I’m writing an article for a magazine. It’s going to be seen by about 30,000 people. Needless to say I’m a bit nervous. I want this thing to be perfect. And perfection means procrastination because I know it will never be perfect. So it’s keeping me from writing.
Here’s the funny thing. Each month, 30,000 individual people visit my site ChurchStageDesignIdeas.com. That’s the exact same amount as will see my article. I not only don’t stress about my posts on CSDI, I churn out two every day. I spend about 30 minutes on them. I’m obviously not over thinking it.
Here’s the background. I started CSDI with no real vision for it reaching over 100 people. I still remember the day I passed 100 views/day. I thought I had hit the pinnacle of my blogging career.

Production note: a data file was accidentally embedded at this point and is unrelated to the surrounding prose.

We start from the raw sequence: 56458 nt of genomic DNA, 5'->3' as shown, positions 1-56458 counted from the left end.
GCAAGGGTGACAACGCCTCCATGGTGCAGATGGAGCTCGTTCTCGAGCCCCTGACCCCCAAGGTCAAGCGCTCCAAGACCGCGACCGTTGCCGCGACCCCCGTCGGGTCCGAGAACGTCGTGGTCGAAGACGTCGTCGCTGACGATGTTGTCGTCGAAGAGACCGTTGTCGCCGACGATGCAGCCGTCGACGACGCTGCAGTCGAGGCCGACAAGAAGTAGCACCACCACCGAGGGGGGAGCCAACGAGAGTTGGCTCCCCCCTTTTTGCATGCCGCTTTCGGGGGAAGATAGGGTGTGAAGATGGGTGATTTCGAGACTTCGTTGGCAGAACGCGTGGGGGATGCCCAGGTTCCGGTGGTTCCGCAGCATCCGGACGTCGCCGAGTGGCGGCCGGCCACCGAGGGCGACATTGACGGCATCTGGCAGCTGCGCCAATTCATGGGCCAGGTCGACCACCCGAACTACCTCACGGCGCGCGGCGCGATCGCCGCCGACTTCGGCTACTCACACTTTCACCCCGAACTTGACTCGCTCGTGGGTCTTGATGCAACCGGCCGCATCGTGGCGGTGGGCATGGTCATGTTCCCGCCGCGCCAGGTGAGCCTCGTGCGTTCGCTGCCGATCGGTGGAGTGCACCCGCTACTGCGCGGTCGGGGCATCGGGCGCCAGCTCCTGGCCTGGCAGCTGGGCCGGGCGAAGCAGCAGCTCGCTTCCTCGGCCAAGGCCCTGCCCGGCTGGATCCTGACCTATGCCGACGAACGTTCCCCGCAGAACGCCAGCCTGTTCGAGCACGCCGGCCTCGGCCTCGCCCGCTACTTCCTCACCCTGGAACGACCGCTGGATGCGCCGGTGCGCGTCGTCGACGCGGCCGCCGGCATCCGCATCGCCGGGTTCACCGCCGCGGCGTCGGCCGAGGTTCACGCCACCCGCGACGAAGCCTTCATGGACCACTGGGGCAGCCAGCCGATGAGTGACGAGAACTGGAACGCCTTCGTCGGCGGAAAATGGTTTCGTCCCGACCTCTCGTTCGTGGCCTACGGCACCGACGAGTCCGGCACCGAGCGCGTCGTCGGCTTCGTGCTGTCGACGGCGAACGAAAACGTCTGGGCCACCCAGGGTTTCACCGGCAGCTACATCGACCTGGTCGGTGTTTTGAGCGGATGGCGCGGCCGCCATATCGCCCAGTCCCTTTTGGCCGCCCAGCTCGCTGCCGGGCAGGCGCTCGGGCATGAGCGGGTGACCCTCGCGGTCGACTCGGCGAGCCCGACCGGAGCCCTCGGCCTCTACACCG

So there was no pressure to be perfect. I didn’t think anyone would see the site, so I only did what was necessary. I wrote simply and stuck with the facts. I made something I was happy with and let it be. Then as the site grew, I stuck with the same model. Perfection was never a necessary element to the success of my site.
And I need to remember that. Perfection is never a necessary element to anyone’s success. The article I write for these 30,000 readers will never be perfect. And that’s ok. I need to keep it simple and make it something I would want to read. I need to write for an audience of 100 and not stress out about it.
So what’s the secret to my overcoming perfectionism today? First, it’s impossible for me to be perfect. Second, I’m choosing to think small so I don’t stress out about it. The same simplicity that made CSDI a success will make this article a success. You don’t need to mess with success.
Today, kill perfectionism. Keep it simple. Don’t stress about the audience. Create something you’ll enjoy and let it be.